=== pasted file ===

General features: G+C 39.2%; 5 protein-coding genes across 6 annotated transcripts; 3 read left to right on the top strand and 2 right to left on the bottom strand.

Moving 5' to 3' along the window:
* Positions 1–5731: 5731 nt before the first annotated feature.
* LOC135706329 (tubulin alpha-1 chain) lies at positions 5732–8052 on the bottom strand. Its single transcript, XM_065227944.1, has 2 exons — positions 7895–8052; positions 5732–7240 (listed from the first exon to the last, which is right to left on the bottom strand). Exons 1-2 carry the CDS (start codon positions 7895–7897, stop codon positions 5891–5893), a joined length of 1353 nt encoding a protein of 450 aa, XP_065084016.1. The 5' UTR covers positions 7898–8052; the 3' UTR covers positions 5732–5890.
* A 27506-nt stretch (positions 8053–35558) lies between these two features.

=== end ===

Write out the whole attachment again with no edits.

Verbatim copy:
General features: G+C 39.2%; 5 protein-coding genes across 6 annotated transcripts; 3 read left to right on the top strand and 2 right to left on the bottom strand.

Moving 5' to 3' along the window:
* Positions 1–5731: 5731 nt before the first annotated feature.
* LOC135706329 (tubulin alpha-1 chain) lies at positions 5732–8052 on the bottom strand. Its single transcript, XM_065227944.1, has 2 exons — positions 7895–8052; positions 5732–7240 (listed from the first exon to the last, which is right to left on the bottom strand). Exons 1-2 carry the CDS (start codon positions 7895–7897, stop codon positions 5891–5893), a joined length of 1353 nt encoding a protein of 450 aa, XP_065084016.1. The 5' UTR covers positions 7898–8052; the 3' UTR covers positions 5732–5890.
* A 27506-nt stretch (positions 8053–35558) lies between these two features.